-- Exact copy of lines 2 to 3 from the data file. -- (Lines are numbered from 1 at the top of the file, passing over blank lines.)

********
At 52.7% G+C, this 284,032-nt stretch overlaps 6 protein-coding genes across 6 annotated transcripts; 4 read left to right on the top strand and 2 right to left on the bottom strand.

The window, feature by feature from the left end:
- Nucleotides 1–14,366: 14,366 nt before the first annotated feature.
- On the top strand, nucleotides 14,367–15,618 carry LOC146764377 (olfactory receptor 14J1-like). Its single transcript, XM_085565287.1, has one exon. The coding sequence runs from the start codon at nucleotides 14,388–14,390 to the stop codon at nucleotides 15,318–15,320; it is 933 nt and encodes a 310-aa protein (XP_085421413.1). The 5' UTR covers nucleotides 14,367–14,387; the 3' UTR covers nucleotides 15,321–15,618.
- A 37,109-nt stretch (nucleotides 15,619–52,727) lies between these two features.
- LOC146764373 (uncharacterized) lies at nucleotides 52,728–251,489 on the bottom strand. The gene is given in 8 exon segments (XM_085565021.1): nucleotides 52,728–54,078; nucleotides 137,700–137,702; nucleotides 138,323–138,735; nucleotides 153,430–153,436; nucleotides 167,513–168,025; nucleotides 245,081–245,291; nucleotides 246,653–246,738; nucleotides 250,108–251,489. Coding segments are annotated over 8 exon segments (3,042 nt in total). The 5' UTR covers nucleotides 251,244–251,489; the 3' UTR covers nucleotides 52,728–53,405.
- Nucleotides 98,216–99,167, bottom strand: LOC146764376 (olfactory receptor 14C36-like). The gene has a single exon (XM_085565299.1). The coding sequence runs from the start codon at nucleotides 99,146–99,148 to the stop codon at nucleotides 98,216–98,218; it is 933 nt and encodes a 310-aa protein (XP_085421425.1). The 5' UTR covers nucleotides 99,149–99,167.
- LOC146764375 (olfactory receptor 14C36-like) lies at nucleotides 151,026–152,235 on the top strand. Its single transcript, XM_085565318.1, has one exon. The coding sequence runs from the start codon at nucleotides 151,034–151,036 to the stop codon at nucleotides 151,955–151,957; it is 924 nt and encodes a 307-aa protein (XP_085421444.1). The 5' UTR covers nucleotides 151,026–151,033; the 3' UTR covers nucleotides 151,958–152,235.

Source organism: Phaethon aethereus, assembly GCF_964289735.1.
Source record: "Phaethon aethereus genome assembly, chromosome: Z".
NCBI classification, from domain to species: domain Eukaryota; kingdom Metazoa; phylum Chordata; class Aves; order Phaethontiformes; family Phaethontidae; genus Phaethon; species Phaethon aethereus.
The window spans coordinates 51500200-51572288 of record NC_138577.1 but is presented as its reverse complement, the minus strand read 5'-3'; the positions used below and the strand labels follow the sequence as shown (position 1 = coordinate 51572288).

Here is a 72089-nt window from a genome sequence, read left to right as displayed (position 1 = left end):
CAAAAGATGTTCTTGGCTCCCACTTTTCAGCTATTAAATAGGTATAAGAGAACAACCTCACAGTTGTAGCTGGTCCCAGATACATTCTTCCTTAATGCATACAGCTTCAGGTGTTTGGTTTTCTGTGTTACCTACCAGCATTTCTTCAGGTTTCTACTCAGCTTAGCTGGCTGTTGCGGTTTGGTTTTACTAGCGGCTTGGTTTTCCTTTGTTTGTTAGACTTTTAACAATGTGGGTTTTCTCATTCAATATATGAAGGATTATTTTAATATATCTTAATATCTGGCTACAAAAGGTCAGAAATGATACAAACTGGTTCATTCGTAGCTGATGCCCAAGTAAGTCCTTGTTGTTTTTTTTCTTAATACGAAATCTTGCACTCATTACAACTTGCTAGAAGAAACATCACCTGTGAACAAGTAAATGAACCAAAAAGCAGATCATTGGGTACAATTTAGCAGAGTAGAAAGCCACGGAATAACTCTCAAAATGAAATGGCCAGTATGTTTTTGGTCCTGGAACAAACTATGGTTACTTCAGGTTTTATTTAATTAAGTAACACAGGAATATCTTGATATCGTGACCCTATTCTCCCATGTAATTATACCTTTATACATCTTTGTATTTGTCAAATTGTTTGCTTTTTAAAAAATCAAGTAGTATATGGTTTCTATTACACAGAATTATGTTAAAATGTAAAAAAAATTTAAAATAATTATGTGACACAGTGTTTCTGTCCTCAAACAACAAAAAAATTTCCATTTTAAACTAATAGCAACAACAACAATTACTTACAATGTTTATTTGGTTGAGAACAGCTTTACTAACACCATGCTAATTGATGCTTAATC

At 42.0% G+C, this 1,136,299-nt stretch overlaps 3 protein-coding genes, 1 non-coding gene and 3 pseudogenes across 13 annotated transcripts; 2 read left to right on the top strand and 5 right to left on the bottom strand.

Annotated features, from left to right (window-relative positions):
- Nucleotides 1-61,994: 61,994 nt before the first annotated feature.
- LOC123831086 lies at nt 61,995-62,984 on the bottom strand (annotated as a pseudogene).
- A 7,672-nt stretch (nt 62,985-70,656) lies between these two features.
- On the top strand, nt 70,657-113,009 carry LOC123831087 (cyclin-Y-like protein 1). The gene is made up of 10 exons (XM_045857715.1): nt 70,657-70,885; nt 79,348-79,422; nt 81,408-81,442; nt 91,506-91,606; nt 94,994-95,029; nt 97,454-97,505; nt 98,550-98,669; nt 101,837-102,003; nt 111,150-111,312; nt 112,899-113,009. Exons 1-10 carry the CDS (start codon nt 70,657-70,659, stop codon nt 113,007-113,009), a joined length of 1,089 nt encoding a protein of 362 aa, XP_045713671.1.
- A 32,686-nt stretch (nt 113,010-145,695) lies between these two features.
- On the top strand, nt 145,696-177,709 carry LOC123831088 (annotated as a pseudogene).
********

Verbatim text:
The window, feature by feature from the left end:
- Nucleotides 1–14,366: 14,366 nt before the first annotated feature.